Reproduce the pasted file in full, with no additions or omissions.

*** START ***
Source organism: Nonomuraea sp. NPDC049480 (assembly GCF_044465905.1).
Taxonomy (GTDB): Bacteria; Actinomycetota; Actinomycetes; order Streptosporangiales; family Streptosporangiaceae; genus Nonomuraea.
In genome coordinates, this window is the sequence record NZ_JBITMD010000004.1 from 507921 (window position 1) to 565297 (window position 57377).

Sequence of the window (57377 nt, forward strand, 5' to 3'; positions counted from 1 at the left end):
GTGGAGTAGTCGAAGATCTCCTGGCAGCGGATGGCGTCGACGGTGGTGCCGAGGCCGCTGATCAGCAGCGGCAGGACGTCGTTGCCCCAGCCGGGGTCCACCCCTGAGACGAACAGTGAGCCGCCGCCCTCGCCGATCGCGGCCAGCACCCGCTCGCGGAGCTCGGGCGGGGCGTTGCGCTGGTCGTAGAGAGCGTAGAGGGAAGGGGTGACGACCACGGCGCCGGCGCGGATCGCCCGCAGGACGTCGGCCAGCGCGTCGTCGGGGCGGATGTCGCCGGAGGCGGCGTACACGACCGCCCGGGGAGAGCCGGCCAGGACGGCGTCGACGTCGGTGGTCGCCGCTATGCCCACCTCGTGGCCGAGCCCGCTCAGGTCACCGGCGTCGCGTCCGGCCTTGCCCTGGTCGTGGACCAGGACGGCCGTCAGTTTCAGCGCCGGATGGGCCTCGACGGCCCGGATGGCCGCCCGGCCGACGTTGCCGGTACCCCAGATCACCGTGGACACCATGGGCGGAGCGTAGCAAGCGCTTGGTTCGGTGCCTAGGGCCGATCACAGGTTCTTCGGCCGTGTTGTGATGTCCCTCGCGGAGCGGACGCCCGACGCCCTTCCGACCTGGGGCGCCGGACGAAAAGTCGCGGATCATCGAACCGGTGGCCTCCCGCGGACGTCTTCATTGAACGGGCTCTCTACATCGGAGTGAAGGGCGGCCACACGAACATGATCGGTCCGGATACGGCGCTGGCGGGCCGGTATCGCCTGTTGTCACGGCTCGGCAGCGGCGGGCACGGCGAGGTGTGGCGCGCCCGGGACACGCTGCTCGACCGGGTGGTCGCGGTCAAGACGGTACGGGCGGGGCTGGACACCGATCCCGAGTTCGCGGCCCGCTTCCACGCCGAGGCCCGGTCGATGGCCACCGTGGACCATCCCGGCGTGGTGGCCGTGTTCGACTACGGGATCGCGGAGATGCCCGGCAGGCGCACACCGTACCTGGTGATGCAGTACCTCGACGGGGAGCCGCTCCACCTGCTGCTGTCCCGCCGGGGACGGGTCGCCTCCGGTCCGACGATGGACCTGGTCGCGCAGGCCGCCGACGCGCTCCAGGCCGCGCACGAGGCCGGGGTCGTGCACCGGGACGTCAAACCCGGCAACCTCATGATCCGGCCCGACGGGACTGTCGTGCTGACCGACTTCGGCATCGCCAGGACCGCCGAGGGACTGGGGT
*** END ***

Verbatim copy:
Source organism: Nonomuraea sp. NPDC049480 (assembly GCF_044465905.1).
Taxonomy (GTDB): Bacteria; Actinomycetota; Actinomycetes; order Streptosporangiales; family Streptosporangiaceae; genus Nonomuraea.
In genome coordinates, this window is the sequence record NZ_JBITMD010000004.1 from 507921 (window position 1) to 565297 (window position 57377).

Sequence of the window (57377 nt, forward strand, 5' to 3'; positions counted from 1 at the left end):
GTGGAGTAGTCGAAGATCTCCTGGCAGCGGATGGCGTCGACGGTGGTGCCGAGGCCGCTGATCAGCAGCGGCAGGACGTCGTTGCCCCAGCCGGGGTCCACCCCTGAGACGAACAGTGAGCCGCCGCCCTCGCCGATCGCGGCCAGCACCCGCTCGCGGAGCTCGGGCGGGGCGTTGCGCTGGTCGTAGAGAGCGTAGAGGGAAGGGGTGACGACCACGGCGCCGGCGCGGATCGCCCGCAGGACGTCGGCCAGCGCGTCGTCGGGGCGGATGTCGCCGGAGGCGGCGTACACGACCGCCCGGGGAGAGCCGGCCAGGACGGCGTCGACGTCGGTGGTCGCCGCTATGCCCACCTCGTGGCCGAGCCCGCTCAGGTCACCGGCGTCGCGTCCGGCCTTGCCCTGGTCGTGGACCAGGACGGCCGTCAGTTTCAGCGCCGGATGGGCCTCGACGGCCCGGATGGCCGCCCGGCCGACGTTGCCGGTACCCCAGATCACCGTGGACACCATGGGCGGAGCGTAGCAAGCGCTTGGTTCGGTGCCTAGGGCCGATCACAGGTTCTTCGGCCGTGTTGTGATGTCCCTCGCGGAGCGGACGCCCGACGCCCTTCCGACCTGGGGCGCCGGACGAAAAGTCGCGGATCATCGAACCGGTGGCCTCCCGCGGACGTCTTCATTGAACGGGCTCTCTACATCGGAGTGAAGGGCGGCCACACGAACATGATCGGTCCGGATACGGCGCTGGCGGGCCGGTATCGCCTGTTGTCACGGCTCGGCAGCGGCGGGCACGGCGAGGTGTGGCGCGCCCGGGACACGCTGCTCGACCGGGTGGTCGCGGTCAAGACGGTACGGGCGGGGCTGGACACCGATCCCGAGTTCGCGGCCCGCTTCCACGCCGAGGCCCGGTCGATGGCCACCGTGGACCATCCCGGCGTGGTGGCCGTGTTCGACTACGGGATCGCGGAGATGCCCGGCAGGCGCACACCGTACCTGGTGATGCAGTACCTCGACGGGGAGCCGCTCCACCTGCTGCTGTCCCGCCGGGGACGGGTCGCCTCCGGTCCGACGATGGACCTGGTCGCGCAGGCCGCCGACGCGCTCCAGGCCGCGCACGAGGCCGGGGTCGTGCACCGGGACGTCAAACCCGGCAACCTCATGATCCGGCCCGACGGGACTGTCGTGCTGACCGACTTCGGCATCGCCAGGACCGCCGAGGGACTGGGGT